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Am J Hum Genet. 1989 Jun;44(6):806-10.

Occupational hydrocarbon exposure among fathers of Prader-Willi syndrome patients with and without deletions of 15q.

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Department of Pediatrics, University of Arizona College of Medicine, Tucson 84516.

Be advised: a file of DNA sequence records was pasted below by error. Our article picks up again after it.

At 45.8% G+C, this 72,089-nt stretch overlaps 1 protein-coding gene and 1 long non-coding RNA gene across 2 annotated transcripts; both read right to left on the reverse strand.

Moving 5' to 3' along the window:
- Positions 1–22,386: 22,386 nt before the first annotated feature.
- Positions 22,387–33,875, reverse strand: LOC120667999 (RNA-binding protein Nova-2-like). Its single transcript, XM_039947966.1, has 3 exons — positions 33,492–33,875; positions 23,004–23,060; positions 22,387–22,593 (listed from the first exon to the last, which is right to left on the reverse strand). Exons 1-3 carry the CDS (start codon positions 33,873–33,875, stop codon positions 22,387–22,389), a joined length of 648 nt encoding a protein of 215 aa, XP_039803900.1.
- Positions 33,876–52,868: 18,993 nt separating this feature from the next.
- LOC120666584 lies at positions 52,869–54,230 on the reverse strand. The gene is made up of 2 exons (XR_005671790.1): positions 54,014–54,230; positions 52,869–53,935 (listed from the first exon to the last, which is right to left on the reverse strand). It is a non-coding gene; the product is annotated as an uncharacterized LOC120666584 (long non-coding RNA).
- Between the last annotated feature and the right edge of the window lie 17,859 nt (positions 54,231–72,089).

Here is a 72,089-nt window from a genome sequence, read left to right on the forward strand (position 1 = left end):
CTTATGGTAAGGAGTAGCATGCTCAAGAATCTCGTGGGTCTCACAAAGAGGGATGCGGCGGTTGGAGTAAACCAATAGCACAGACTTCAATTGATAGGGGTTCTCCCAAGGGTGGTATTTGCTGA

Prader-Willi syndrome (PWS) is a multiple-anomaly disorder in which 50%-70% of cases are associated with a de novo interstitial deletion [del 15(q11-13)] on prometaphase cytogenetic analysis, the remainder having apparently normal chromosomes. In most instances, the paternally derived chromosome has become deleted in the affected child, suggesting the possibility of a predisposing environmental factor. Strakowski and Butler found an increased incidence of paternal periconceptional employment in hydrocarbon-exposing occupations in this population. This observation may suggest a causal relationship to PWS. To determine whether this association may distinguish the cytogenetically different groups, we identified 81 patients with the disorder who were physically and cytogenetically examined in three centers, and we compared the frequency of possible periconceptional occupational hydrocarbon exposure between fathers of patients who demonstrate a 15q deletion and those who do not. There was no statistically significant difference between the cytogenetically different groups. In both groups, approximately half of the fathers had been employed in hydrocarbon-exposing jobs. These findings suggest lack of etiologic heterogeneity between the cytogenetically different groups for PWS and affirm the need to seek submicroscopic deletions through molecular genetic studies. These data also provide additional evidence that hydrocarbon exposure among fathers of children with PWS may be causally related to the disorder, and they also suggest the need for more accurate assessment of exposure via a large, controlled study.

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